Meaning: to become confused, disorganised, or unable to understand or follow what is happening in a situation or story. It can refer to a person who becomes mentally or emotionally overwhelmed and loses their ability to cope with a situation.


The movie started out okay, but then it lost the plot and became really confusing.

He was doing well in the game, but after a while, he lost the plot and started making silly mistakes.

(to be) miles away

Meaning: to be lost in thought or daydreaming and not paying attention to what is happening in the immediate surroundings


I tried to get his attention, but he was miles away, lost in his own thoughts.

She missed her stop on the train because she was miles away, thinking about her upcoming exam.

12 English Idioms about Memory

be in two minds

Meaning: to be undecided or unsure about something, to be torn between two options or opinions.


I’m in two minds about going on the trip – on one hand, I really want to go, but on the other hand, I’m not sure if I can afford it.

She was in two minds about accepting the job offer because although it was a great opportunity, it meant moving to a new city.

memory like a sieve

Meaning: to have a poor memory or forgetting things easily


I can’t remember what I ate for breakfast this morning – my memory is like a sieve!

He has a memory like a sieve and always forgets people’s birthdays.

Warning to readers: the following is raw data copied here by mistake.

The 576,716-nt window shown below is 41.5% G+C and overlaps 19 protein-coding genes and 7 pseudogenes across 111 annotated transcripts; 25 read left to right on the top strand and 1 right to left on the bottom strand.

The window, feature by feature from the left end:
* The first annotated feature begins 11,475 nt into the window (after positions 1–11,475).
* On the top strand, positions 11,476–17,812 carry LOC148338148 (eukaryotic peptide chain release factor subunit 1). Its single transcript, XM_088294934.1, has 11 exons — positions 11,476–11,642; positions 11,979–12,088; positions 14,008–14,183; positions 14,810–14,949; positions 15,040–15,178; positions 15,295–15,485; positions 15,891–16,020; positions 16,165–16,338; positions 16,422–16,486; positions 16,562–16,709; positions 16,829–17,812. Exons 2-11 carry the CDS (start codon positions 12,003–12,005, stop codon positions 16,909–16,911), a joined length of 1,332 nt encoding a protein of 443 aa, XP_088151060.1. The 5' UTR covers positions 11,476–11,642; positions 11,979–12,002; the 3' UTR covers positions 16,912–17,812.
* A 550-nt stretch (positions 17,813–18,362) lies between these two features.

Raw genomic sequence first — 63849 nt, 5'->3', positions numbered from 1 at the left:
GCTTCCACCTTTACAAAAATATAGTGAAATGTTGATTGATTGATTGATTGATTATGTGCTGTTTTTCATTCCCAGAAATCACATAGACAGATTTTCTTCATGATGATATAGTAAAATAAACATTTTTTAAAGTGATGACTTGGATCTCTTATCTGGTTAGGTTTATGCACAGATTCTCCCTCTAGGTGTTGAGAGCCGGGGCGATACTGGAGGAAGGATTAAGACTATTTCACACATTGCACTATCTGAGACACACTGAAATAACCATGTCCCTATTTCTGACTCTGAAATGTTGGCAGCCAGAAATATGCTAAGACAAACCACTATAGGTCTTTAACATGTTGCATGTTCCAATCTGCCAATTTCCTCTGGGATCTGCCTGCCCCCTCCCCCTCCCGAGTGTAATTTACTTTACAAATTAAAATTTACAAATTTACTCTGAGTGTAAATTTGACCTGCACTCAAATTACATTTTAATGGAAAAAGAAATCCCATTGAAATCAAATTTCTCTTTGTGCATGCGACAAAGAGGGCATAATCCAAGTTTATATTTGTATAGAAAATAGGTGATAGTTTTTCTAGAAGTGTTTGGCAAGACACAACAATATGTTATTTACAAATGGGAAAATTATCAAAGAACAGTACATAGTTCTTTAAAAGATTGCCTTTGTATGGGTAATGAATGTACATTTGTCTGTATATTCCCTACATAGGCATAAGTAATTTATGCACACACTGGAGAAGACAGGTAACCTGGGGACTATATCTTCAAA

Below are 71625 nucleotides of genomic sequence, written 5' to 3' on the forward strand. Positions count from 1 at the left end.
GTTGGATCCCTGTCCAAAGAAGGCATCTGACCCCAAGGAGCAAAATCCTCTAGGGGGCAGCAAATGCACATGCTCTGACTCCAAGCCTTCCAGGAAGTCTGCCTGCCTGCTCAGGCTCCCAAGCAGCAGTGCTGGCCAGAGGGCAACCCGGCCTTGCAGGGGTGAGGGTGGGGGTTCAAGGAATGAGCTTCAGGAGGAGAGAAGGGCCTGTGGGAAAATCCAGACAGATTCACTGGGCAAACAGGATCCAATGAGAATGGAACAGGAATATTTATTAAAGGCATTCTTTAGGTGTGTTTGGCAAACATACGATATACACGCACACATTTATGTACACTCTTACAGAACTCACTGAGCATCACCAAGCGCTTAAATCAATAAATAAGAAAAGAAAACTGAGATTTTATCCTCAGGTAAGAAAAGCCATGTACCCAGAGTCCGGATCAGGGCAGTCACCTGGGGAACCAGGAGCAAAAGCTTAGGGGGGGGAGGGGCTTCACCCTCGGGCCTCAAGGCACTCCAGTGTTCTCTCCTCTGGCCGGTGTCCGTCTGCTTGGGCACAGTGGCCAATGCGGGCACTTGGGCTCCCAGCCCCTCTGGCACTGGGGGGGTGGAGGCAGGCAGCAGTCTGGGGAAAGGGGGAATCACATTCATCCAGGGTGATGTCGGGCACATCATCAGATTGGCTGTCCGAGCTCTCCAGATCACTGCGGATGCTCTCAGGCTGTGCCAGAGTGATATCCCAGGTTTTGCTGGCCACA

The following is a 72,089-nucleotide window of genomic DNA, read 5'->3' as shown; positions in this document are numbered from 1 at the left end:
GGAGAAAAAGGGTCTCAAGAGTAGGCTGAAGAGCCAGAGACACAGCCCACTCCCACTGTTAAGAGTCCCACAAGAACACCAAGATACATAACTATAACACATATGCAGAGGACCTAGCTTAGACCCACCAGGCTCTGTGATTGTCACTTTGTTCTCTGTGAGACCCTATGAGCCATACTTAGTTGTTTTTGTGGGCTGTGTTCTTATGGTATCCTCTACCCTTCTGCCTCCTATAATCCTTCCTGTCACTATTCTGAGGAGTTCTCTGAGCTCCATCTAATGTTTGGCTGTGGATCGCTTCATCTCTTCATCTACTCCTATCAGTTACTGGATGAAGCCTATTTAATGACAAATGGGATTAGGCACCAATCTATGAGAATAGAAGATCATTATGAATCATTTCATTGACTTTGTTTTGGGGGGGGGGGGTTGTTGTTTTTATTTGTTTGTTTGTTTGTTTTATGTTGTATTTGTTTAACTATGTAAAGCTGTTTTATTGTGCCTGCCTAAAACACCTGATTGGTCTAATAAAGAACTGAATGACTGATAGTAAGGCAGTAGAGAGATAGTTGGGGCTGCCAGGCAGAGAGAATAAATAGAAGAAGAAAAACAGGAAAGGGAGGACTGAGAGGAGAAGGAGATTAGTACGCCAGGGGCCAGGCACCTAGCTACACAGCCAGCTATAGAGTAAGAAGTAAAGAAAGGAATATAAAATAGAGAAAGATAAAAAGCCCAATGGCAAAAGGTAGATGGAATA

on the tip of your tongue

Meaning: something that is almost remembered, but not quite


What’s the name of that actor? It’s on the tip of my tongue, but I just can’t remember it.

She knew the answer to the question, but it was on the tip of her tongue and she couldn’t quite say it.

ring a bell

Meaning: to sound familiar or to trigger a memory


I don’t remember meeting him, but his name rings a bell.

The movie title doesn’t ring a bell, but I might have seen the trailer.

The name of the song didn’t ring a bell, but as soon as I heard the first few notes, I remembered it.

rack your brain

Meaning: to think very hard or make a great effort to remember something


I’m trying to remember the name of my fifth-grade teacher, but I’m really racking my brain.

I racked my brain all night trying to come up with a good idea for the project.

She had to rack her brain to remember where she put her passport.

off the top of your head

Meaning: to say something without giving it much thought or without checking for accuracy


How many people live in your city? I don’t know off the top of my head, but I think it’s around one million.

Off the top of my head, I can think of three good reasons why you should take that job offer.

I can’t remember the exact date off the top of my head, but I know it was in June.

Confusing English Verb Pairs - Remind vs Remember

 In this English video lesson, you will learn what the difference between REMIND and REMEMBER is. Very useful for intermediate English students to help you improve your speaking skills.

10 English Idioms about Memory and Mind - Quiz

More Information

For more information in English Expressions, English Phrasal Verbs and English Grammar Rules, check ou the following links:

Food Phrases and Idioms

English Idioms about Dreams

English Phrasal Verbs with OVER

Phrasal Verbs with WEAR

There’s plenty of learning material available on BBC Learning English.